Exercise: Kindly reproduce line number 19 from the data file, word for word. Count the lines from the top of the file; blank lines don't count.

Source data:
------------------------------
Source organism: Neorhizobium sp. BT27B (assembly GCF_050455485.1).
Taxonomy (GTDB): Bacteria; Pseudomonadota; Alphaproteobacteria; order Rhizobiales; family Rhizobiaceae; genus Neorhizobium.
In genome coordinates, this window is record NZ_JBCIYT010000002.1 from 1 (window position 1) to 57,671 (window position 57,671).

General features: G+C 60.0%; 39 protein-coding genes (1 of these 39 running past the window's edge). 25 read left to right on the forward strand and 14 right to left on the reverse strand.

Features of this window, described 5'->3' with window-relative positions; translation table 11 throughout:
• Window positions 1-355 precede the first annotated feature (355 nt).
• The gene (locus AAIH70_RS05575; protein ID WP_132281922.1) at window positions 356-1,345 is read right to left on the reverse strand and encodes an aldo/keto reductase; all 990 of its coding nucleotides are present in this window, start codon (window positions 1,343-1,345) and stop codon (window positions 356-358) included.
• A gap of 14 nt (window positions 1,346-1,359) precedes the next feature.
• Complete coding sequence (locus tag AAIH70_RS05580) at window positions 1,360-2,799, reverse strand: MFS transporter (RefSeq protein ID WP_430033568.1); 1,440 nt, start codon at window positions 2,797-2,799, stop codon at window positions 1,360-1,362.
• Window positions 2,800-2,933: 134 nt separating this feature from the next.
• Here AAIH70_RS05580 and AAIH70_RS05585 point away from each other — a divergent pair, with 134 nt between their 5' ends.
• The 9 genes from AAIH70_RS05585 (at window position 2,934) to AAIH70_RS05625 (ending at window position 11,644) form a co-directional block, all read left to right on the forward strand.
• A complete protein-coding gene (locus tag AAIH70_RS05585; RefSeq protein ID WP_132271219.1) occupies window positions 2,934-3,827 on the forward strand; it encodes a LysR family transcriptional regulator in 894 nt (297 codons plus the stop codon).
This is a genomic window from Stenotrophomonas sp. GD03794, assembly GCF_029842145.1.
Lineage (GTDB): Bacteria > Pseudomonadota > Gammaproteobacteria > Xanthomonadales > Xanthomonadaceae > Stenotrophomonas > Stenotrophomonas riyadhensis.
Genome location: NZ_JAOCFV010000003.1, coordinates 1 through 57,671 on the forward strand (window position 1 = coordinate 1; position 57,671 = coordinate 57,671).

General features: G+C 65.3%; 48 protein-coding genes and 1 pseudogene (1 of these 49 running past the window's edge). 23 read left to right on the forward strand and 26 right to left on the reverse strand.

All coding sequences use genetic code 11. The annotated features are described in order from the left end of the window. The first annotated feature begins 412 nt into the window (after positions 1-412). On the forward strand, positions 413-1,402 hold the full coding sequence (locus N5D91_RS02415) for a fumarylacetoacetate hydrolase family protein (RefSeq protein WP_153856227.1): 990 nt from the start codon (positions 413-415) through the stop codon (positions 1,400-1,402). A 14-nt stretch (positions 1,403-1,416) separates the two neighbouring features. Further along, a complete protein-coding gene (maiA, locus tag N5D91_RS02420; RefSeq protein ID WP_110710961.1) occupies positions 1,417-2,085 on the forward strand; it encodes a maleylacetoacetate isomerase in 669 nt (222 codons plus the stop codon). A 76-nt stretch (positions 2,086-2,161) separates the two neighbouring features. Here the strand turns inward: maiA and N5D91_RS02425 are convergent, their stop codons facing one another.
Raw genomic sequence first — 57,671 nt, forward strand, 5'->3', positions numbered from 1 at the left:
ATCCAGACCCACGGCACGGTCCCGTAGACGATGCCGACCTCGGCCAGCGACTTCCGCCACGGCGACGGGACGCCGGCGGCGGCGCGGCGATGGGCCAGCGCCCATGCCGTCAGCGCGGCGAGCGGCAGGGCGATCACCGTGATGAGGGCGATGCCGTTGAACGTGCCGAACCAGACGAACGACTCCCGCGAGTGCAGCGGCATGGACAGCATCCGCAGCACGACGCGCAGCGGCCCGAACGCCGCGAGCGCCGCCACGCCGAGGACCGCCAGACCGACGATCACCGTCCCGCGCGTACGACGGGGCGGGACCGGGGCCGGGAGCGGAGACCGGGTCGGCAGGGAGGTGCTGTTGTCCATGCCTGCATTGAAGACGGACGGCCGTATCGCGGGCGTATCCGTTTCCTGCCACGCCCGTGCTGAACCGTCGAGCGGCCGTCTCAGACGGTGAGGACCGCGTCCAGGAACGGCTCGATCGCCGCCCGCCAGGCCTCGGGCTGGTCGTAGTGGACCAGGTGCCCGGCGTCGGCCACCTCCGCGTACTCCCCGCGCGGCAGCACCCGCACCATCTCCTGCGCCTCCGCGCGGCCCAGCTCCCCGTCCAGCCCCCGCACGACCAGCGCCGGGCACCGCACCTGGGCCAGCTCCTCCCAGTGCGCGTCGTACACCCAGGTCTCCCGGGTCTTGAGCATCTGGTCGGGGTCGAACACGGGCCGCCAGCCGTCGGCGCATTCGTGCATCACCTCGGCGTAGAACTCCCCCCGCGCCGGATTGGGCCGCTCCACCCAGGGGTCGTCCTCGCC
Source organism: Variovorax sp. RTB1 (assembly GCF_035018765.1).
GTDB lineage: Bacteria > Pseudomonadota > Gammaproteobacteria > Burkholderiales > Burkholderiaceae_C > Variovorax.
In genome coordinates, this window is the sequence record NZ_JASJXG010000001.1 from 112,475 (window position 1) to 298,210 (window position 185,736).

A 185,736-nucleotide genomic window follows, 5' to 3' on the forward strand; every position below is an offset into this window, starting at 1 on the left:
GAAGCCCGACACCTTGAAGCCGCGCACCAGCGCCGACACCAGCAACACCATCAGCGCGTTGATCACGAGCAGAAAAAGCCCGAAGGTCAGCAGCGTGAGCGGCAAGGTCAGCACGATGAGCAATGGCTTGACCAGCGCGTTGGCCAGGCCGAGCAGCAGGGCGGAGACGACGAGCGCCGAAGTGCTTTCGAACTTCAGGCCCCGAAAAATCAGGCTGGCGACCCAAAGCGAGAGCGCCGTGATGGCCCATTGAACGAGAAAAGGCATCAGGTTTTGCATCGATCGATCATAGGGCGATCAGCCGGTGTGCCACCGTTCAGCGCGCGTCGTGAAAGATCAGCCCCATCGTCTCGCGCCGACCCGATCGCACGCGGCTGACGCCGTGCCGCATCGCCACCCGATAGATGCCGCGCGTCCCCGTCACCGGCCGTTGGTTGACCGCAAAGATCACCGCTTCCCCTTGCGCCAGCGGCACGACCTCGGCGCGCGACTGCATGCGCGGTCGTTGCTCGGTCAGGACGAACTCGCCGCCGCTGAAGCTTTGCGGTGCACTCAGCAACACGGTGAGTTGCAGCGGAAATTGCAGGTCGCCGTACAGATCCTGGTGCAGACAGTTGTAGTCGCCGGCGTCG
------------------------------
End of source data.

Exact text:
Raw genomic sequence first — 57,671 nt, forward strand, 5'->3', positions numbered from 1 at the left: